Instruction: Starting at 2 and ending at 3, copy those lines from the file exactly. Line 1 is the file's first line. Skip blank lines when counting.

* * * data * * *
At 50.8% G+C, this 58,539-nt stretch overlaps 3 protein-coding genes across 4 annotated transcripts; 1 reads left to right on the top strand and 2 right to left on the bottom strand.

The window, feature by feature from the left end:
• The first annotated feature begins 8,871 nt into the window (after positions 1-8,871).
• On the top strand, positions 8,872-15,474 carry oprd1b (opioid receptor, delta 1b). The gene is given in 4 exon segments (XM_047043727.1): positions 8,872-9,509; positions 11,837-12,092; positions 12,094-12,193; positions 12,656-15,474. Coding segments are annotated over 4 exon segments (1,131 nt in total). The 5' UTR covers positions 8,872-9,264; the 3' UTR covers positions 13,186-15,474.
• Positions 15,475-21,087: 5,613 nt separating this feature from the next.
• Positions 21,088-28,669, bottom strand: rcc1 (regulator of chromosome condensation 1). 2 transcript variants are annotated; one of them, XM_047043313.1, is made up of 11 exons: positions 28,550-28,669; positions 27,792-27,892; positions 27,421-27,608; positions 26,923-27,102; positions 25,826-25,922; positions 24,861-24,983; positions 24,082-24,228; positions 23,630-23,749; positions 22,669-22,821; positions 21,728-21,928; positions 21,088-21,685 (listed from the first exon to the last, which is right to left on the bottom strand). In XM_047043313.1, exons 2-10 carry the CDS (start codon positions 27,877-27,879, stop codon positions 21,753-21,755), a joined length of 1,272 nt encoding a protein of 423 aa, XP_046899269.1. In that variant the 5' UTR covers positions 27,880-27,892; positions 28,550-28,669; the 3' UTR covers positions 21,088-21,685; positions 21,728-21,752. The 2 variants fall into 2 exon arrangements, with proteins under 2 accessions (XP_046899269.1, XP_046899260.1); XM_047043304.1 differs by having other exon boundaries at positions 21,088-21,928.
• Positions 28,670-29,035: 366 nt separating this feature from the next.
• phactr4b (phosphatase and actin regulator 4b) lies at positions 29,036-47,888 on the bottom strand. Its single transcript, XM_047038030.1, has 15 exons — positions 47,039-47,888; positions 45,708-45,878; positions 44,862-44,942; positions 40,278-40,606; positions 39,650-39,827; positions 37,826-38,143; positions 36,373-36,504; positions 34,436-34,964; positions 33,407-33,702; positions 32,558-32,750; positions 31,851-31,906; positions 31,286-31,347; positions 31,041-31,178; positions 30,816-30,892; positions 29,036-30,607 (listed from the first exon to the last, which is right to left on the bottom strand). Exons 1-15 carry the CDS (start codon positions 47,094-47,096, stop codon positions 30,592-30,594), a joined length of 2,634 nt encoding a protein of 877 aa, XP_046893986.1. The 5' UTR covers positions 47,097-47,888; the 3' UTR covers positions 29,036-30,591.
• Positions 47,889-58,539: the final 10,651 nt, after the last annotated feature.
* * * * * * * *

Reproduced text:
The window, feature by feature from the left end:
• The first annotated feature begins 8,871 nt into the window (after positions 1-8,871).